Such silver layers could make solar cells and light emitting diodes more efficient. But their production is difficult so far.
Researchers at the Ruhr University Bochum and the Bergische Universität Wuppertal have developed a new production method for transparent, wafer-thin silver layers. The material could help to develop highly efficient solar cells and light emitting diodes. With conventional chemical methods, however, it has not been possible to produce particularly thin and pure silver layers. In the journal "Angewandte Chemie" a team around Prof. Dr. Anjana Devi and Nils Boysen from the Bochum working group Chemistry of Inorganic Materials together with the group around Prof. Dr. med. Thomas Riedl from the Wuppertal Institute for Electronic Components on a new synthetic route. The article was published in advance online on September 27, 2018.
New chemical precursor
"The precursors for depositing ultrathin silver films are extremely sensitive to air and light," says Nils Boysen. Although the precursors can be stabilized with fluorine, phosphorus or oxygen. "However, these elements contaminate the thin film and contaminate the equipment used to make the films," the researcher continues. As part of his master's thesis, Boysen and colleagues developed an alternative for stabilization.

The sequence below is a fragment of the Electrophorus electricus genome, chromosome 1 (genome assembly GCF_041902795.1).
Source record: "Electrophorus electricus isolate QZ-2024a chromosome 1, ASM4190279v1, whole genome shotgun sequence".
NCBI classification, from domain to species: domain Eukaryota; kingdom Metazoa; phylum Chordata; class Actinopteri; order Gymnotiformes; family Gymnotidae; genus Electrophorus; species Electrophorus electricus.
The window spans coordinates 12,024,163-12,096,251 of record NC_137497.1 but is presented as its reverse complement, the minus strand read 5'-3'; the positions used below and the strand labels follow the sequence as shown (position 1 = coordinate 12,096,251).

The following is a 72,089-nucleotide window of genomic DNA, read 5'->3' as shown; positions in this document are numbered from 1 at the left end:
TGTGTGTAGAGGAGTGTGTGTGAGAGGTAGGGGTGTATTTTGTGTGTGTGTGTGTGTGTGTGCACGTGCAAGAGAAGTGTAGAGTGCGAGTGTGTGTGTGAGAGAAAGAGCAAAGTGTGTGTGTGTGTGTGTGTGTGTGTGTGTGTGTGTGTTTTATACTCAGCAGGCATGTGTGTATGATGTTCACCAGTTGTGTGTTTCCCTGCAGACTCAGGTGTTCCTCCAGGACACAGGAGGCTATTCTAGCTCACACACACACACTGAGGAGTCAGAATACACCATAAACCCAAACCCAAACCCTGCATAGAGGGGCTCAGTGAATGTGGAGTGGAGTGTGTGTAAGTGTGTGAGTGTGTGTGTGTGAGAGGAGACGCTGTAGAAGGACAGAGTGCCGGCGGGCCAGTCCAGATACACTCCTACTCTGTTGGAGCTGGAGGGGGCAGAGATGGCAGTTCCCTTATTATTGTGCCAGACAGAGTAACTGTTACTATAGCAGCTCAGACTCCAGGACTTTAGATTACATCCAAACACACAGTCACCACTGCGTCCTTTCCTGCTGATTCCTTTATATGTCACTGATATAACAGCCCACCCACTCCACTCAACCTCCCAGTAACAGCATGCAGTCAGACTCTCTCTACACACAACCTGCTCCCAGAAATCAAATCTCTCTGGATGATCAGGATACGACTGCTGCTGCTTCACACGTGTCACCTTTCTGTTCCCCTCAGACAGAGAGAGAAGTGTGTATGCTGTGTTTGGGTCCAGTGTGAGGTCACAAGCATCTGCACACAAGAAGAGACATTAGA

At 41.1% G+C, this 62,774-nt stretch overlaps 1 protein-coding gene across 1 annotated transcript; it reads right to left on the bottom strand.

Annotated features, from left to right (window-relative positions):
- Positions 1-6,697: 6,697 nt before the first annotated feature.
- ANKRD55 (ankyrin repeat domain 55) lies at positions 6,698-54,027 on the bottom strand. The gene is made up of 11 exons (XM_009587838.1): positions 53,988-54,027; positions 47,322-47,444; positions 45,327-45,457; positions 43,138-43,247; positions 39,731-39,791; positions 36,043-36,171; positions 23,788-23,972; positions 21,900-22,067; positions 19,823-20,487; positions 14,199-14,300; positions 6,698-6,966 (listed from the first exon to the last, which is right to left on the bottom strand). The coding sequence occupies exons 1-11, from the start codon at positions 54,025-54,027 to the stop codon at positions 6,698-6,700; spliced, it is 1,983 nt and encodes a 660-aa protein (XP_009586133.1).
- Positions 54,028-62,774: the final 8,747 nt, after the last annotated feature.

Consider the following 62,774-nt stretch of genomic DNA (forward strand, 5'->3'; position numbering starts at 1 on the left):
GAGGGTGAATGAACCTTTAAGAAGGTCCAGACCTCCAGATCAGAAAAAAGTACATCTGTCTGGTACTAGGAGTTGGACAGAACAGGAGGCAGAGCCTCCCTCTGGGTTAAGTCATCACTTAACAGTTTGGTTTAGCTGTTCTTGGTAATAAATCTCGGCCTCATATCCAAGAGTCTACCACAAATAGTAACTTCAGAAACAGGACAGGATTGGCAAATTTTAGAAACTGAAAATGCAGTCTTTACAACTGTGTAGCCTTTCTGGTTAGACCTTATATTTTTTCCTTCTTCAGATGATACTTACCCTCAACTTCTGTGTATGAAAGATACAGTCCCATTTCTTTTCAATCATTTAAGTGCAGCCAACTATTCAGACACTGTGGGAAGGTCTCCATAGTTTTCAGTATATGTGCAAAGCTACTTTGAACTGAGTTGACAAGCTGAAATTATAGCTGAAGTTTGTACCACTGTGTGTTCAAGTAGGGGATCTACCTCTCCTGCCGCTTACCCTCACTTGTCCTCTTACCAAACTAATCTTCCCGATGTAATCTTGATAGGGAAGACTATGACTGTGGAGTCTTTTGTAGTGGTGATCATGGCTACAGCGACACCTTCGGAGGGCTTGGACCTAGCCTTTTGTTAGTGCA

The scientists designed a chemical silver precursor in which the silver is packaged in an amide and a carbene and thus manages without the stabilization with fluorine, phosphorus or oxygen. They showed that with the new precursor thin silver layers can be applied to an electrode. For this they used the atomic layer deposition. In the process, the precursor is transported in gas form to the electrode and deposited there as a silver layer of only a few atomic thicknesses. Because the silver film is so thin, it is transparent.
"Because the process works at atmospheric pressure and low temperatures, the framework for industrial manufacturing would be favorable," says Anjana Devi.
The prospect of highly efficient solar cells and luminaires
Using a series of tests, the researchers showed that the silver thin films produced by the new process are pure and electrically conductive. "From a process engineering point of view, the successful synthesis of the new precursor opens the door to realizing ultrathin silver layers," summarizes Thomas Riedl. "They are promising the production of new electrodes for highly efficient solar cells and luminaires."
"The interdisciplinary cooperation between the Bochum materials scientists and the Wuppertal engineers was the key to success," says Anjana Devi.
SOURCE: Ruhr University Bochum